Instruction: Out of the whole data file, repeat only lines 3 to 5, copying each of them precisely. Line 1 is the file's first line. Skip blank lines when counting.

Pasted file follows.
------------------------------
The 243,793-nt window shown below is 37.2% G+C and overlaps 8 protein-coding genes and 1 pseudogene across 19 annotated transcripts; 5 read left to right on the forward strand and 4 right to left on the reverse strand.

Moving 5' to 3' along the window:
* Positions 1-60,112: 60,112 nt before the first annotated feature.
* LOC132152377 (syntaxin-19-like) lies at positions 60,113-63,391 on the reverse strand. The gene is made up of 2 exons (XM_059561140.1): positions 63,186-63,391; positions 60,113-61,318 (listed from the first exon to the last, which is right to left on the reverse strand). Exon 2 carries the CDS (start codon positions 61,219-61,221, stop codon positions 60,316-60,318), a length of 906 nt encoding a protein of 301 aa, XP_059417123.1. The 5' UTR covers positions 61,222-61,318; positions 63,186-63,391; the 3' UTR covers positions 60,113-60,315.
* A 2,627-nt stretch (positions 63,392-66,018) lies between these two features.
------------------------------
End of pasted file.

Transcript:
* Positions 1-60,112: 60,112 nt before the first annotated feature.
* LOC132152377 (syntaxin-19-like) lies at positions 60,113-63,391 on the reverse strand. The gene is made up of 2 exons (XM_059561140.1): positions 63,186-63,391; positions 60,113-61,318 (listed from the first exon to the last, which is right to left on the reverse strand). Exon 2 carries the CDS (start codon positions 61,219-61,221, stop codon positions 60,316-60,318), a length of 906 nt encoding a protein of 301 aa, XP_059417123.1. The 5' UTR covers positions 61,222-61,318; positions 63,186-63,391; the 3' UTR covers positions 60,113-60,315.
* A 2,627-nt stretch (positions 63,392-66,018) lies between these two features.